He became well known and well respected along the length of the BC coast. He also earned a reputation as a very successful fisherman, who followed his own instincts as to where the fish were and how to catch them. He observed that “… there is a factor some men develop and others have naturally and still others never seem to attain – that elusive and indefinable instinct, plus the ability to be able to think like a fish. I believe those humans who attain this somehow reach back into time and their evolution and ‘tune themselves in’ on those instincts we once possessed for survival several millions of years ago.”
He fished alone for most of his career, though both his sons learned to fish with him. He rigged his troller with four helms or steering wheels so he could always handle the boat from wherever he was working on it.
In 1974, William Shawn, the legendary editor of New Yorker magazine assigned one of his experienced writers to work up a story on BC’s commercial salmon fishing industry. Early in the course of her research, Edith Iglauer was advised to talk to a troller named John Daly. Very quickly successive interviews turned into a wonderful love affair. When Edith first went aboard the MoreKelp, John’s last boat, she discovered it had no head. Accustomed simply to “going” over-the-gunwales when out fishing by himself, Daly, out of consideration for his new friend, installed an aluminum pail on the outer deck. The bucket and its accoutrements became the context of his marriage proposal.
Edith’s response? “What a proposal! How could I resist him, and why should I? I laughed myself to sleep.”
At our archives in the spring of 2021 I was trying to identify John in the collection of St. Michael’s School pictures. I Googled his name and up came a book I had heard of, but not read, many years ago: Fishing with John. That was when I first made the connection between the book’s author, New York socialite and writer Edith Iglauer, and “our” John Daly. But in the reportage about the book there was almost nothing about him apart from his name – and no photo. It was all about Edith.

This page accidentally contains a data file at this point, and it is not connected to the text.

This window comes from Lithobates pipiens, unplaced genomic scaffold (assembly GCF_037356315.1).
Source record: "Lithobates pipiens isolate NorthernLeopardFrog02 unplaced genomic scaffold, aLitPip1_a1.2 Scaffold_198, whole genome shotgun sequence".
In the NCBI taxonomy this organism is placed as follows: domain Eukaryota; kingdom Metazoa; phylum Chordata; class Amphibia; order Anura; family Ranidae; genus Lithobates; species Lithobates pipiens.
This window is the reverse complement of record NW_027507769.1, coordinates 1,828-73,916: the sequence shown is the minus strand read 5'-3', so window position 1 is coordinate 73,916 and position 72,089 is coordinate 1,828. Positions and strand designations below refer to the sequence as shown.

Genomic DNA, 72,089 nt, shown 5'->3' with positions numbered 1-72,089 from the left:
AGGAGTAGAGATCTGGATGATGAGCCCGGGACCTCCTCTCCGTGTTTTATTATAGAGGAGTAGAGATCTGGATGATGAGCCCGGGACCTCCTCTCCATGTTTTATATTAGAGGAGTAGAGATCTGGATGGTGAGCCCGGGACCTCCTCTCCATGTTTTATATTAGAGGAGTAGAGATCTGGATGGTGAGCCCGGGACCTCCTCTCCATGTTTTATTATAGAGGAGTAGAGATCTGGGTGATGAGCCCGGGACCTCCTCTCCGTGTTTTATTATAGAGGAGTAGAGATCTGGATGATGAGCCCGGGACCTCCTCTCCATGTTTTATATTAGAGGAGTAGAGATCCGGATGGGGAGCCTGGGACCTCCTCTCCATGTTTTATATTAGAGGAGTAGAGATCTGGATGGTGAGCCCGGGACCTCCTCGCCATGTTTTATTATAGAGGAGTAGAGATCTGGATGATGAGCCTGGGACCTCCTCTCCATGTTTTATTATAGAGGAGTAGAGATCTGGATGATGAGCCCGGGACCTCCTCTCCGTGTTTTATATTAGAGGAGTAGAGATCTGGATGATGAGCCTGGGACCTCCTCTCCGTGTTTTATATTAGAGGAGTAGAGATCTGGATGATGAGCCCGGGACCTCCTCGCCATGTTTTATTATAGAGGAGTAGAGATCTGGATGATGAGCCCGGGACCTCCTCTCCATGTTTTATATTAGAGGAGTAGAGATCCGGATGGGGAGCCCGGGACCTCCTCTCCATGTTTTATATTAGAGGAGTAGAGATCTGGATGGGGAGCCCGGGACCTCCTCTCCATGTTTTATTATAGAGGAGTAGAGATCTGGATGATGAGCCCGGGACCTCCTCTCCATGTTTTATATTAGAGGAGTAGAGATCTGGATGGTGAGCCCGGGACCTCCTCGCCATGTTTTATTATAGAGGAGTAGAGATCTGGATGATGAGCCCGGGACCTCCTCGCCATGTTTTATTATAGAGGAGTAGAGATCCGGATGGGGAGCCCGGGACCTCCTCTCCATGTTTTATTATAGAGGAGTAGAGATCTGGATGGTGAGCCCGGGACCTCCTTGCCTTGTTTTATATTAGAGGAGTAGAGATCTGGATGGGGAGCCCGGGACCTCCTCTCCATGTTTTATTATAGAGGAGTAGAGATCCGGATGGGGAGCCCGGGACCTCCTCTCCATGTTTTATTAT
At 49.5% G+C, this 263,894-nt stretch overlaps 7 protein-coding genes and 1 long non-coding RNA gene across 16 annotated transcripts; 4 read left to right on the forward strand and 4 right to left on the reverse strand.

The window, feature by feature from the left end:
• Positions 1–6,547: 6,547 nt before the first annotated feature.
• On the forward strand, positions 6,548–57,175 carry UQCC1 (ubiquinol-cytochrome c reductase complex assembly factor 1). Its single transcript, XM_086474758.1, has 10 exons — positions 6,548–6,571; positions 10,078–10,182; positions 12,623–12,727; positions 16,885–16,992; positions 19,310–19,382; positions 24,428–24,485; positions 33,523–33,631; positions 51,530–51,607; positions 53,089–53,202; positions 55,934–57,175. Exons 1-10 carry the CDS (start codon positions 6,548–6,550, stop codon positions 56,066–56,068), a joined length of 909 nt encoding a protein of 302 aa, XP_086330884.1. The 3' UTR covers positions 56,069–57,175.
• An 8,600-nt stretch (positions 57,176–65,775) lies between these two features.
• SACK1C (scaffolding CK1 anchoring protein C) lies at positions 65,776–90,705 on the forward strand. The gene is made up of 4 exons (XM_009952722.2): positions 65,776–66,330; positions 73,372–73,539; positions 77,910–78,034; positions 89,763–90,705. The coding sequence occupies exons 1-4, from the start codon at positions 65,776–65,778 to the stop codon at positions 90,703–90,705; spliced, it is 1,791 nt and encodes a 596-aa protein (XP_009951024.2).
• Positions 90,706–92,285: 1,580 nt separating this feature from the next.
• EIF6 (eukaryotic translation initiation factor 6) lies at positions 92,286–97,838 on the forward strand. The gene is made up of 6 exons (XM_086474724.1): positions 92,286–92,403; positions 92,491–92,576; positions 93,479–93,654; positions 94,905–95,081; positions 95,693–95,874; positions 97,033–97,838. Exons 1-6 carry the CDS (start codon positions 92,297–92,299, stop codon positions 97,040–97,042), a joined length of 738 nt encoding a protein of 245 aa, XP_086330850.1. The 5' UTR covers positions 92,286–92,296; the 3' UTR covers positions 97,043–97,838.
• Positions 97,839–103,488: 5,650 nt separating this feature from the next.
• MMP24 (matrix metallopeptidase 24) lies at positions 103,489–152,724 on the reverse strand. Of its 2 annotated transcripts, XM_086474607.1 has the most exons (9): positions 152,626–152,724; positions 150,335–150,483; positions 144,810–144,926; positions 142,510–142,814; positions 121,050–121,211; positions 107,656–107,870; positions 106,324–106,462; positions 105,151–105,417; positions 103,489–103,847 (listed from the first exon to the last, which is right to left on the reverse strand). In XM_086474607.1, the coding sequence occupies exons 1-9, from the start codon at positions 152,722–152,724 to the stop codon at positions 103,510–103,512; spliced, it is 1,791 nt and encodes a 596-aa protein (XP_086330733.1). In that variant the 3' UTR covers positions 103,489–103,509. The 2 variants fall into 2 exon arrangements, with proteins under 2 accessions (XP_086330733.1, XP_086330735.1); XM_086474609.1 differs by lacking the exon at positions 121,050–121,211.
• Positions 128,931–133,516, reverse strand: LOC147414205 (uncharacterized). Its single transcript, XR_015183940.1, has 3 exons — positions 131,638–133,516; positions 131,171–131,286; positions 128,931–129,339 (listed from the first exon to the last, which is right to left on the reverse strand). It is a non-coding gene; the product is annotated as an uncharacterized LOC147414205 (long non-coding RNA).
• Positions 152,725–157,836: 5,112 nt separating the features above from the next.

That bothered me. It wasn’t John who gave up his fishing life on the West Coast to move to New York (he disliked cities: “We are outdoor-equipped – for outdoor lives, not cities.”). It was she who toted her duffle bag across the continent to a 41-foot troller based in a tiny bay on the Sechelt Peninsula. She made an extraordinary decision; but John was an extraordinary person.
John Daly was not the only St. Michael’s Old Boy who became a commercial fisherman. At least three others of his school era did the same: brothers Paul and Jack Homer, and Bert Higgs, all of whom had communications with the school (sometimes through John) for many years. For a while early in their fishing careers, all four were based in Bull Harbour on Hope Island, just off the northern tip of Vancouver Island. In October 1936, their boats were called Teola (Paul), Oceanis (Jack) and Monabell (Bert).
John was also a close friend of members of the Chambers family from his childhood, and later two Chambers brothers were trollers like himself. Some of the news about John was reported to the Symons family by another St. Michael’s Old Boy, Graham Chambers ’33, three years behind John at the school.
I know of one very successful fisherman from my own time at the school, Bob Fraumeni. Bob was only a young deck hand when he met John in Port Hardy in the mid-’70s. He also kept in touch with Edith until the end of her life, at 101, in 2019.
After John died, a long-time Pender Harbour resident and friend of John’s donated four acres of his land for a regional park to save a salmon spawning stream that runs through it. He gave it the name John Daly Nature Reserve.
Commercial fishing is dangerous and difficult work. As John told Edith, “On the water, you have to keep in mind all the time that the sea is out to get you. Treat the sea as if it is always trying to get you. It’s the only way to survive. You can never really relax. Never!” Only a small proportion of men, and even smaller of women, manage it well. Still fewer love it and feel at home on the water. John Daly was one of those.
“John turned off the motor and we drifted, gliding silently on the rippling sea. ‘The choice in views for beauty along this British Columbia coast completely overwhelms me,’ he said. ‘I love it so deeply that I want to put my arms around all of it. I want to pour the whole coast over myself.’”
Michael Nation (SMS ‘70) has been volunteering in The Wilson Archives identifying boys in the series of St. Michael’s School photographs going back to its beginning in 1910. If any reader knows another St. Michael’s School story which should be resurrected, please contact him through The Wilson Archives.